Hibiscus syriacus (Hardy Hibiscus) – Rose of Sharon

blue rose of sharon Hibiscus syriacus (in the USA commonly called Rose of Sharon), name is misleading. These plants originated in the Far East but, because winter can be harsh in their native home, they are well suited to many climate zones, cold, hot, moist and dry growing conditions.

They are unusual, they can be bare of leaves until May. You might be wondering whether your plant has died, and then, one day, it regains its oak-like foliage.
Summer may be just turning into autumn when the leaves turn yellow and fall, leaving more flower buds still to open.

white rose of sharon The flowers of the single varieties are composed of five petals, from which obtrudes an imposing column of stamens. ‘W R Smith’ has had its admirers half a century, but now it is being challenged by the beautiful `Diana’. Both are of American origin.

French gardeners, skill in tailoring woody plants exploited, hibiscus bushes are often trained as standards(small tree form). The practice could be adopted any where that you can grow hardy Hibiscus.
Hibiscus responds well to hard annual pruning in the same way rose bushes do.

Hibiscus flower on this season’s growth, so hard pruning that leads to the production of many side shoots makes them flower prolifically. Every sub-branch that springs from the main trunk(branches) and is cut back will produce four new shoots in three or four months, each bearing clusters of flower buds by late summer. If these are cut away the following season, another relay of shoots and flowers will spring from the cut branches.
To make sure that hardy hibiscus produce plenty of flower buds, it is important to plant them in an open sunny position. They also like plenty of humus worked into the planting sites. An annual dose of rose fertiliser will promotes tough growth.

Hint: To train a bush into a standard, select the strongest main branch and tie it to a cane pushed into the soil at the base of the plant. Remove other branches but shorten only the shoots that spring directly from the selected branch. Tie in the tip as it elongates and shorten to a couple of inches any side shoots that develop. After the standard has reached 4ft, remove the tip in spring and encourage the branches that form to become the head by letting them develop to a foot or so. Cut them back by half the next spring. Only when the head has formed and the trunk thickened enough to stand without support, should all side branches be removed.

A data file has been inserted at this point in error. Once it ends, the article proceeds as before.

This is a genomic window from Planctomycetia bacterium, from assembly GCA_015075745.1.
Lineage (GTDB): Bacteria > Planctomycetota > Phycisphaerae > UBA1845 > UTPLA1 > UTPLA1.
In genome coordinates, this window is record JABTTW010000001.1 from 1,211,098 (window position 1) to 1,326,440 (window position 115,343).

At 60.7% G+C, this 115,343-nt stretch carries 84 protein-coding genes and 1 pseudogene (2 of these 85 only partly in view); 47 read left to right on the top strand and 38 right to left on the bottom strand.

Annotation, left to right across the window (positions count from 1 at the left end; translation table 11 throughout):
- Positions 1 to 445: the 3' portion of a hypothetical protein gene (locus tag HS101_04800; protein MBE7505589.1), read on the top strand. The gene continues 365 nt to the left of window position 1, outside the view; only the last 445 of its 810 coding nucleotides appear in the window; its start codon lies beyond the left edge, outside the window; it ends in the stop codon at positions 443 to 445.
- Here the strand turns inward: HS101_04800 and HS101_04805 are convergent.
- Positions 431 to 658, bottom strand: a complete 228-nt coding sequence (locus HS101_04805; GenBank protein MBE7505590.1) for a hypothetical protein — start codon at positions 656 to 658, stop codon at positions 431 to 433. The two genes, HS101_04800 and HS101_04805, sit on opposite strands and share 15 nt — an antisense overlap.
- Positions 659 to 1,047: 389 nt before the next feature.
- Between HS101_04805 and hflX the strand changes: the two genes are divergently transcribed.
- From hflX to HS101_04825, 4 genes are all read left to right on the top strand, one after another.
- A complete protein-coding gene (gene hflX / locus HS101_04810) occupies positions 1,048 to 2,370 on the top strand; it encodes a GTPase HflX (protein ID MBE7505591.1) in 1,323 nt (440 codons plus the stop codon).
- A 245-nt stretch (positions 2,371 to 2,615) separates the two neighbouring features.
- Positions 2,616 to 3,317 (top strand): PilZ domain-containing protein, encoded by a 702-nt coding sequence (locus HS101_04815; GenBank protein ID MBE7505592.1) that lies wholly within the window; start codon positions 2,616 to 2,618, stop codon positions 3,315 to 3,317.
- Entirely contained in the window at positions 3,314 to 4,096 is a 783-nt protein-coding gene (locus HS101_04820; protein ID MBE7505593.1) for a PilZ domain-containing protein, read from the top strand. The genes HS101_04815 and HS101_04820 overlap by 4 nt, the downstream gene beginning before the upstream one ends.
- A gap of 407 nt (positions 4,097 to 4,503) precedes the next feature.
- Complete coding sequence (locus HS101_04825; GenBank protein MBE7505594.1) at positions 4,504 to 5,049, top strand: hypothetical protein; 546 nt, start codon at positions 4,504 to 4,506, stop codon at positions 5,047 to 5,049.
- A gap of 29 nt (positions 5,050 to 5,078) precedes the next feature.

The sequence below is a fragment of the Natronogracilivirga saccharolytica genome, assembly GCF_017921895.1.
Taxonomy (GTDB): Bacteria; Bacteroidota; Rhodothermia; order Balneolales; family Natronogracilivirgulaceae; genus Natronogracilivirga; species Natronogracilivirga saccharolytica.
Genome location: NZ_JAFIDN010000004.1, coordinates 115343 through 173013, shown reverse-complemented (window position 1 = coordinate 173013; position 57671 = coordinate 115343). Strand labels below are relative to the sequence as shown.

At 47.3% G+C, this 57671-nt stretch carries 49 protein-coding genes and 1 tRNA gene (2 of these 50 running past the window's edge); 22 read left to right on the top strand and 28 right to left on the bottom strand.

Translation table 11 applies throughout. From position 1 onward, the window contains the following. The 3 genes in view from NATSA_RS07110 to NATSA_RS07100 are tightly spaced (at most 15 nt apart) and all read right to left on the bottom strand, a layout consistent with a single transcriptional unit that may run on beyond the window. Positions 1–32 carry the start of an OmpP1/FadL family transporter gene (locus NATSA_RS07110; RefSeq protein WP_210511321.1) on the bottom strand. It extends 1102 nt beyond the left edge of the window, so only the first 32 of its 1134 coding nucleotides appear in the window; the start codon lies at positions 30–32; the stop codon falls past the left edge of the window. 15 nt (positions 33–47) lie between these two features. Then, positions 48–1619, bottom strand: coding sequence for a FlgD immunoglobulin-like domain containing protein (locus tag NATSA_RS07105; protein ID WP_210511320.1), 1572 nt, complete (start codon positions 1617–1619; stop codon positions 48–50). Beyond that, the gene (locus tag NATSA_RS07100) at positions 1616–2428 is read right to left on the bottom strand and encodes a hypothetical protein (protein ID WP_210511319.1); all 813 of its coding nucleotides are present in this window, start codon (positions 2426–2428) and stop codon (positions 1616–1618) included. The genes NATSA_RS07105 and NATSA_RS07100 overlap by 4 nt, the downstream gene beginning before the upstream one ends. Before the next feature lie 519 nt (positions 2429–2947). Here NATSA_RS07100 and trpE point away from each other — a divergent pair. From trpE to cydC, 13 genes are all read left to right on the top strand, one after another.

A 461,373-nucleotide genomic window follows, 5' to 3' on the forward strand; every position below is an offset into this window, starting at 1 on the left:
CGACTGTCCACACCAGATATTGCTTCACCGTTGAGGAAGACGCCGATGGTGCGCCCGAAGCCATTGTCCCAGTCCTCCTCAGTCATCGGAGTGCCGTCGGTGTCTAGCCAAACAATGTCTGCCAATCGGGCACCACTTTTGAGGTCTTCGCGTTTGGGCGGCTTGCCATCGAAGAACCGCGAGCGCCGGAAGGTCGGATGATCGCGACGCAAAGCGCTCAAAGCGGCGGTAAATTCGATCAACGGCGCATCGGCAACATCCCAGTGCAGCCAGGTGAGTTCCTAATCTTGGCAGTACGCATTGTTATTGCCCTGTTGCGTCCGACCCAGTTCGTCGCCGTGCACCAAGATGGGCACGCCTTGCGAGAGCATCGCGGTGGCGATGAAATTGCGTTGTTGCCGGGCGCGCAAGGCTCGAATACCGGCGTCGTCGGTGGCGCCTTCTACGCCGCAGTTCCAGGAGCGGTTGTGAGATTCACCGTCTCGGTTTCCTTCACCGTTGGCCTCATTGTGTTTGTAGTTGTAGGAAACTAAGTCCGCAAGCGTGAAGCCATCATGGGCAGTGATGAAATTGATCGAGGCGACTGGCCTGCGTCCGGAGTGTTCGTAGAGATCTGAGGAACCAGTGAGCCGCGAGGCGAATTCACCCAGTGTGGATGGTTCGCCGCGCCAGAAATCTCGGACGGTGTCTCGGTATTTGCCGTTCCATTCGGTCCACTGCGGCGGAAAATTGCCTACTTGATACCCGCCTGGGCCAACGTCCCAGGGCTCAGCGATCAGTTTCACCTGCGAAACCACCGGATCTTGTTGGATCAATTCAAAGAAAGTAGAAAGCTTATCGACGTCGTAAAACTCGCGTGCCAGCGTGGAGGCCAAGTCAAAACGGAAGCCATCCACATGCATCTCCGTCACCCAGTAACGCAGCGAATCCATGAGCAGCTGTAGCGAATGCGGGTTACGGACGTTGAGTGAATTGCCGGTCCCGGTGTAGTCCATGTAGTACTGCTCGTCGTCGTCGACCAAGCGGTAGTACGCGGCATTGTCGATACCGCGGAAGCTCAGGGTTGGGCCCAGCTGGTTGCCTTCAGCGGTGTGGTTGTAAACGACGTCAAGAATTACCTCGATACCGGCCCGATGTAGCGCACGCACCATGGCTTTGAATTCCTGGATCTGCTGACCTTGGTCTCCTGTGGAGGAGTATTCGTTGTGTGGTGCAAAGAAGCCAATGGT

How to grow: Hibiscus The (London) Telegraph.

Not from the USA. Please leave me comment about your home town and country.

If you see or read something you like Please Share By Re-blogging, Twitter or Email To A Friend.

Why is common sense so uncommon?
Don’t be Shy. Leave me your Comment(s

Advertisements

4 responses to “Hibiscus syriacus (Hardy Hibiscus) – Rose of Sharon

  1. Thanks for the identification – we have this plant growing along our fenceline, it’s buried in a row of young oak trees, but every year at this time it produces those beautiful flowers. The hummingbird goes crazy for them.

    Hope you are having a marvelous Summer!

    Like

  2. I have one in my shrubs around the front of my house. I didn’t know what it was called, but every year I wonder if the poor thing is dead because of how it looks and every year I get wonderful blooms and my best chance at seeing a hummingbird. Thanks for the information.

    Liked by 1 person

  3. Here I live in south FL, the land of ‘the hibiscus at every home’ and never realized the Rose of Sharon was the same group!!

    Like

Leave a Reply

Fill in your details below or click an icon to log in:

WordPress.com Logo

You are commenting using your WordPress.com account. Log Out / Change )

Twitter picture

You are commenting using your Twitter account. Log Out / Change )

Facebook photo

You are commenting using your Facebook account. Log Out / Change )

Google+ photo

You are commenting using your Google+ account. Log Out / Change )

Connecting to %s